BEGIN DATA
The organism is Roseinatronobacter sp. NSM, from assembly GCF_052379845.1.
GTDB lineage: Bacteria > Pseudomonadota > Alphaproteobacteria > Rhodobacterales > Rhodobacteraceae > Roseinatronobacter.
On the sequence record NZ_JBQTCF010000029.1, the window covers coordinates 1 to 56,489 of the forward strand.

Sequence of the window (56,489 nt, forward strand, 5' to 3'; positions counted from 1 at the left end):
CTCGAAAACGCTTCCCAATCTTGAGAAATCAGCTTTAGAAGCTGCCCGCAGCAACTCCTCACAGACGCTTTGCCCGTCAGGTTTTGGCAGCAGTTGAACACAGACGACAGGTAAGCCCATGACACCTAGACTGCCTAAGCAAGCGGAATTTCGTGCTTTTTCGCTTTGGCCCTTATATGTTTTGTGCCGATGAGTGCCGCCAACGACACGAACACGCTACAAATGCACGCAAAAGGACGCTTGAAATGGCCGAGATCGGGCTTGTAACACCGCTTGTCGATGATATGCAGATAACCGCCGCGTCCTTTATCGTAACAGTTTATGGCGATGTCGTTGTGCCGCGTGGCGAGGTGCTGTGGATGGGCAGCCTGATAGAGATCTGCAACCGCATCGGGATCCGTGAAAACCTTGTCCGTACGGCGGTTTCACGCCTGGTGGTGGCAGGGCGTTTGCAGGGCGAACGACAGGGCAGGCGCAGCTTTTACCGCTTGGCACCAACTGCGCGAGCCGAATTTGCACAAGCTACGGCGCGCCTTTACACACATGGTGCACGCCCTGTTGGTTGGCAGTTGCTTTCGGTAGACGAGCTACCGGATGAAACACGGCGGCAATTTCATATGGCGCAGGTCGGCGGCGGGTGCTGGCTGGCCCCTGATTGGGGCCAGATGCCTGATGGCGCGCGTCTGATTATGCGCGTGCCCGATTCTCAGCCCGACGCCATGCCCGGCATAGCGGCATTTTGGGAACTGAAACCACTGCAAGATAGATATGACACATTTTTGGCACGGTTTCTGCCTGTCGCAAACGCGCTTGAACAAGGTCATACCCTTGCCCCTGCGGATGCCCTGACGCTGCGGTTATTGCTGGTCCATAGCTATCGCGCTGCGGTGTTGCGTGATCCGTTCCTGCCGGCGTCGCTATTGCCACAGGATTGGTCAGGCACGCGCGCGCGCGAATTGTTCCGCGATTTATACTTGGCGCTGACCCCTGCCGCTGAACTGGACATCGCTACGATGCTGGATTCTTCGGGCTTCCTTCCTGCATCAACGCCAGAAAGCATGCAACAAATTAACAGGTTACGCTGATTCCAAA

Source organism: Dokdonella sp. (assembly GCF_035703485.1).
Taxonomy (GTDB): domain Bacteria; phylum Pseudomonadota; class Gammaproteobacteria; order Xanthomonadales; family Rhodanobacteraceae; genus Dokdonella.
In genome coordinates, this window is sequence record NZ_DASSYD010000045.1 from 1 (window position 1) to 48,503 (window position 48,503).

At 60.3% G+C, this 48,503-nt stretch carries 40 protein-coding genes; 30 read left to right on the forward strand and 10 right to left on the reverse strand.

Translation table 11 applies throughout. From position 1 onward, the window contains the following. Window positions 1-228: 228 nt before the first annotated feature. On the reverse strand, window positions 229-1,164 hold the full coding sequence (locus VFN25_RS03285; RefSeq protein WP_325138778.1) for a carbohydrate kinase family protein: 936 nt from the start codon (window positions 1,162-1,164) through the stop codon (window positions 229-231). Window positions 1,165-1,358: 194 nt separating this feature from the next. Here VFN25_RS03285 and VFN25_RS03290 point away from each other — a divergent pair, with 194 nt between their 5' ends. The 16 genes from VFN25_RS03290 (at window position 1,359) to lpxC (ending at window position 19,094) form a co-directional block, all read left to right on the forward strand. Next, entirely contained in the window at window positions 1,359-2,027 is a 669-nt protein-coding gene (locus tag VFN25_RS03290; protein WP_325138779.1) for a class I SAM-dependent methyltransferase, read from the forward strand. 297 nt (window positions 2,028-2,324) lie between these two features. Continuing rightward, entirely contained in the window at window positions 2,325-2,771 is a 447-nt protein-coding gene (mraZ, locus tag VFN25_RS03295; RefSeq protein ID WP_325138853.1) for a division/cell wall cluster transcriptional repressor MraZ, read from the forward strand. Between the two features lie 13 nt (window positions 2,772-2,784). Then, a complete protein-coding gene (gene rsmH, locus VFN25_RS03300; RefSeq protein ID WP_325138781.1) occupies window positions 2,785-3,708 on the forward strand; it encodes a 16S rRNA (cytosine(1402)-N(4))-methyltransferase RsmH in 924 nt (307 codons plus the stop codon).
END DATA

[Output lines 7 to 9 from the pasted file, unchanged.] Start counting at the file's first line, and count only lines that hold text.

Taxonomy (GTDB): domain Bacteria; phylum Pseudomonadota; class Gammaproteobacteria; order Xanthomonadales; family Rhodanobacteraceae; genus Dokdonella.
In genome coordinates, this window is sequence record NZ_DASSYD010000045.1 from 1 (window position 1) to 48,503 (window position 48,503).

At 60.3% G+C, this 48,503-nt stretch carries 40 protein-coding genes; 30 read left to right on the forward strand and 10 right to left on the reverse strand.